Asteroid Threat Early Warning System Proposed

HONOLULU, Hawaii ? Scientistsare taking a hard look at a proposal to keep a high-tech, yet low-cost, eye onthe heavens for asteroids or comets that may have Earth in their crosshairs.

The proposalis dubbed ATLAS ? short for the Asteroid Terrestrial-impact Last Alert System ?and calls for two telescopes to serve as an early warning system againstincoming asteroids.Scientists hope such a system could provide many hours or days notice of animpending Earth impact.

Leading the ATLAS effort hereare space scientists John Tonry and Robert Jedicke of the Institute forAstronomy at the University of Hawaii.

As sketched out, the proposedATLAS project would include two observatories separated by about 60 miles (100km) that can simultaneously scan the entire night sky visible from theirlocations twice a night. Each observatory would be composed of fourcommercially available telescopes, with two at each site observing the sameregion of the sky. [5reasons to care about asteroids.]

The difference in apparentposition of an object when viewed along two different lines of sight ? calledparallax ? offered by the observing stations would provide a way of separatingnearby and distant moving objects. As designed, the system would have a searchrange of about 10 times the distance between the Earth and the moon. Theaverage distance to the moon 238,900 miles(384,402 km).

Expanding the system to fourgeographically well-separated sites (which calls for eight observatories, twoper site) could allow astronomers to watch the entire sky for asteroids andbolides ? meteors that hit Earth's atmosphere and explode. The telescopes wouldbe arranged in pairs at two sites in the northern hemisphere and two in thesouthern hemisphere.

Trio of technologies

?It?sa time for this technology right now,? said Robert Jedicke, a co-investigatorfor ATLAS.

Jedickepointed out that what makes ATLAS possible is the melding of a trio oftechnologies:

  • Digital camera and large, high-quality charge-coupled device (CCD) arrays can be fashioned at affordable prices.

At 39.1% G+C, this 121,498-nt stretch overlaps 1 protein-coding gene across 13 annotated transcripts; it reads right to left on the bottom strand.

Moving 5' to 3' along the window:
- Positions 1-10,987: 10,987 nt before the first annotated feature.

• Small telescopes with exquisite optics are available that cover a large field of view.
  • High-speed computers allow the processing of data on a nightly basis.

?Allthose three things had to come together. You couldn?t do this project fiveyears ago,? Jedicke told ?And we want to be the first people to doit.?

Bystarting off small with just two ATLAS observatories, a good part of the jobcan be accomplished, Jedicke said.

"Youneed about one million dollars in order to get one of these units. They can beinstalled at small colleges, in various countries around the world," headded. "Anybody can buy into it.?

Tonry said that ATLAS is officially aproject, albeit on paper, since it has been proposed to NASA for funding.

Considerable effort has already beenperformed to calculate the effectiveness of ATLAS against asteroids of varioussizes, as well as work on the camera design and alternative telescope schemes,he added.

Posterchild: asteroid 2008 TC3

Whenit comes to disaster early warning systems, Jedicke stressed that there is adifference between asteroid impacts and earthquake, hurricane or tornadopredictions.

?Witha tornado you can give a little bit of warning. A day or two of warning can bedone for a hurricane. An earthquake, you?ve got no warning at all,? Jedickeexplained.

?Butwith asteroid impacts, we can do something about them, providing people weeksto years to hundreds of years of notice," he added. "It?s adistinctly different kind of natural threat than all the other natural threatsout there.?

ATLASwould be ideal to spot objects en route to Earth like Asteroid2008 TC3 that crashed into the Earth?s atmosphere in 2008.

?Thatobject is like the poster child for what we want to do,? Jedicke said. ?Ofcourse, there?s the practical aspect of realizing that we can actually findthese objects before the hit, predict they are going to hit, and then go findchunks.

 ?Oncewe get ATLAS running, we?ll be able to find an object like TC3 at least once ayear. We can predict exactly when it?s going to hit," Jedicke added.That?s also scientifically very important.?